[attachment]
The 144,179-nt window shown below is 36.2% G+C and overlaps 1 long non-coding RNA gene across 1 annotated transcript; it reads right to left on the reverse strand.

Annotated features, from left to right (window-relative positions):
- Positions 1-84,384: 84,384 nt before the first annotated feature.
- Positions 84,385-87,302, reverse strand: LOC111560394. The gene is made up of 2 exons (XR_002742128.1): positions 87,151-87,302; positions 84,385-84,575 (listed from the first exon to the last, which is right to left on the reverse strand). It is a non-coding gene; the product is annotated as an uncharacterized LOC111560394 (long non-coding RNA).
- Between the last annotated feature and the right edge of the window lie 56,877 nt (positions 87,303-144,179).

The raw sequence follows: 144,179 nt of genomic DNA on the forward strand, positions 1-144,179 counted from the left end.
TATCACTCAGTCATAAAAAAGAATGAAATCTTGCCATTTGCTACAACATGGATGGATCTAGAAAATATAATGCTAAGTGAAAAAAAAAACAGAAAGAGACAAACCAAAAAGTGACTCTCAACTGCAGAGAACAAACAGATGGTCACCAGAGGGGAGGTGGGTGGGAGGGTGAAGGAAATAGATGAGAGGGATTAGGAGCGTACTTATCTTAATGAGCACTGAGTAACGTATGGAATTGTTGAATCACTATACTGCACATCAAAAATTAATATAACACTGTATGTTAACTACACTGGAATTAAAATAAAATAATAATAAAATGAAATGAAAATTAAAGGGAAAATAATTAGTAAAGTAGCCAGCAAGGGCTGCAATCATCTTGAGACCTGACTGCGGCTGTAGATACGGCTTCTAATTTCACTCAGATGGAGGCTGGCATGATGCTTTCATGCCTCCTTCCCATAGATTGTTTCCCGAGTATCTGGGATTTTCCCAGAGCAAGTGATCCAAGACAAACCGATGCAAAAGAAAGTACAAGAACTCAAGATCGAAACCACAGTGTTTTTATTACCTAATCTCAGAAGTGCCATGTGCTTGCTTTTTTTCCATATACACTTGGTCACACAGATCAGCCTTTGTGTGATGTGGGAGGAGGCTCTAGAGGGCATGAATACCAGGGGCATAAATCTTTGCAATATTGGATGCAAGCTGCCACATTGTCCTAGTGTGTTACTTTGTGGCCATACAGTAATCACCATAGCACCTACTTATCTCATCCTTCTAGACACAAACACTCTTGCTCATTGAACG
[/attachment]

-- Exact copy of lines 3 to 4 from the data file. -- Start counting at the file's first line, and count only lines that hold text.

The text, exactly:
- Positions 1-84,384: 84,384 nt before the first annotated feature.
- Positions 84,385-87,302, reverse strand: LOC111560394. The gene is made up of 2 exons (XR_002742128.1): positions 87,151-87,302; positions 84,385-84,575 (listed from the first exon to the last, which is right to left on the reverse strand). It is a non-coding gene; the product is annotated as an uncharacterized LOC111560394 (long non-coding RNA).